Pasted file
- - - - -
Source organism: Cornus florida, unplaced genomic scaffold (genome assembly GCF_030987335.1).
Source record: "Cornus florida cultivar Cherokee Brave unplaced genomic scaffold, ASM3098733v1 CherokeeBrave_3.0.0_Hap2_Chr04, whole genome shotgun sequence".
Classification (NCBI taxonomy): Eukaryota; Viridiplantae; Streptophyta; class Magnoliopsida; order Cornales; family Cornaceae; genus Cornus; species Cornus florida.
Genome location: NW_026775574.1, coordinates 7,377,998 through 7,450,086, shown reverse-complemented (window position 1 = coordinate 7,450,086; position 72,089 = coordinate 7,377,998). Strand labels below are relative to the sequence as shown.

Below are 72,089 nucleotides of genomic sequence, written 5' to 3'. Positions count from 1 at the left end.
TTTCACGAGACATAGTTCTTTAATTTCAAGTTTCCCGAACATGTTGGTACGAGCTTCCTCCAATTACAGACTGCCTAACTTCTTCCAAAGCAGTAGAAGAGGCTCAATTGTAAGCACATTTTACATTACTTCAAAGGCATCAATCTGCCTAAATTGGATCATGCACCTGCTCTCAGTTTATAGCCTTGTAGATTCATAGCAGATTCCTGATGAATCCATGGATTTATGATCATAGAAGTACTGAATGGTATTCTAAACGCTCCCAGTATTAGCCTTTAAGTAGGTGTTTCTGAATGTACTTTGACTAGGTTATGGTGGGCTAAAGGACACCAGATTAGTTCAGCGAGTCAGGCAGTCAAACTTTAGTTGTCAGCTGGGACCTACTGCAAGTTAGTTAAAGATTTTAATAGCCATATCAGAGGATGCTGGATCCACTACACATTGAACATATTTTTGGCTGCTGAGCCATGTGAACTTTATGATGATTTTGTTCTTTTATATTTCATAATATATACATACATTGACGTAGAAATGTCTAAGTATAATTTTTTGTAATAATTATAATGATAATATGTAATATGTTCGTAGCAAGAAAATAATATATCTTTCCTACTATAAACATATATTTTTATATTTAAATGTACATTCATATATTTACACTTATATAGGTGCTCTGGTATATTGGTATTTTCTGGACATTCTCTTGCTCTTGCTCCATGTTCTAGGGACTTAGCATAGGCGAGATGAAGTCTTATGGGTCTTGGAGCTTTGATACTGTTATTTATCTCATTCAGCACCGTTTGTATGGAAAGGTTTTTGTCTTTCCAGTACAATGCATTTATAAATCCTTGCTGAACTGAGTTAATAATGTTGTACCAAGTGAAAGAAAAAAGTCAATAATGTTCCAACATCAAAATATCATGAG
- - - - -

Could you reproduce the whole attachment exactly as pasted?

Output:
Source organism: Cornus florida, unplaced genomic scaffold (genome assembly GCF_030987335.1).
Source record: "Cornus florida cultivar Cherokee Brave unplaced genomic scaffold, ASM3098733v1 CherokeeBrave_3.0.0_Hap2_Chr04, whole genome shotgun sequence".
Classification (NCBI taxonomy): Eukaryota; Viridiplantae; Streptophyta; class Magnoliopsida; order Cornales; family Cornaceae; genus Cornus; species Cornus florida.
Genome location: NW_026775574.1, coordinates 7,377,998 through 7,450,086, shown reverse-complemented (window position 1 = coordinate 7,450,086; position 72,089 = coordinate 7,377,998). Strand labels below are relative to the sequence as shown.

Below are 72,089 nucleotides of genomic sequence, written 5' to 3'. Positions count from 1 at the left end.
TTTCACGAGACATAGTTCTTTAATTTCAAGTTTCCCGAACATGTTGGTACGAGCTTCCTCCAATTACAGACTGCCTAACTTCTTCCAAAGCAGTAGAAGAGGCTCAATTGTAAGCACATTTTACATTACTTCAAAGGCATCAATCTGCCTAAATTGGATCATGCACCTGCTCTCAGTTTATAGCCTTGTAGATTCATAGCAGATTCCTGATGAATCCATGGATTTATGATCATAGAAGTACTGAATGGTATTCTAAACGCTCCCAGTATTAGCCTTTAAGTAGGTGTTTCTGAATGTACTTTGACTAGGTTATGGTGGGCTAAAGGACACCAGATTAGTTCAGCGAGTCAGGCAGTCAAACTTTAGTTGTCAGCTGGGACCTACTGCAAGTTAGTTAAAGATTTTAATAGCCATATCAGAGGATGCTGGATCCACTACACATTGAACATATTTTTGGCTGCTGAGCCATGTGAACTTTATGATGATTTTGTTCTTTTATATTTCATAATATATACATACATTGACGTAGAAATGTCTAAGTATAATTTTTTGTAATAATTATAATGATAATATGTAATATGTTCGTAGCAAGAAAATAATATATCTTTCCTACTATAAACATATATTTTTATATTTAAATGTACATTCATATATTTACACTTATATAGGTGCTCTGGTATATTGGTATTTTCTGGACATTCTCTTGCTCTTGCTCCATGTTCTAGGGACTTAGCATAGGCGAGATGAAGTCTTATGGGTCTTGGAGCTTTGATACTGTTATTTATCTCATTCAGCACCGTTTGTATGGAAAGGTTTTTGTCTTTCCAGTACAATGCATTTATAAATCCTTGCTGAACTGAGTTAATAATGTTGTACCAAGTGAAAGAAAAAAGTCAATAATGTTCCAACATCAAAATATCATGAG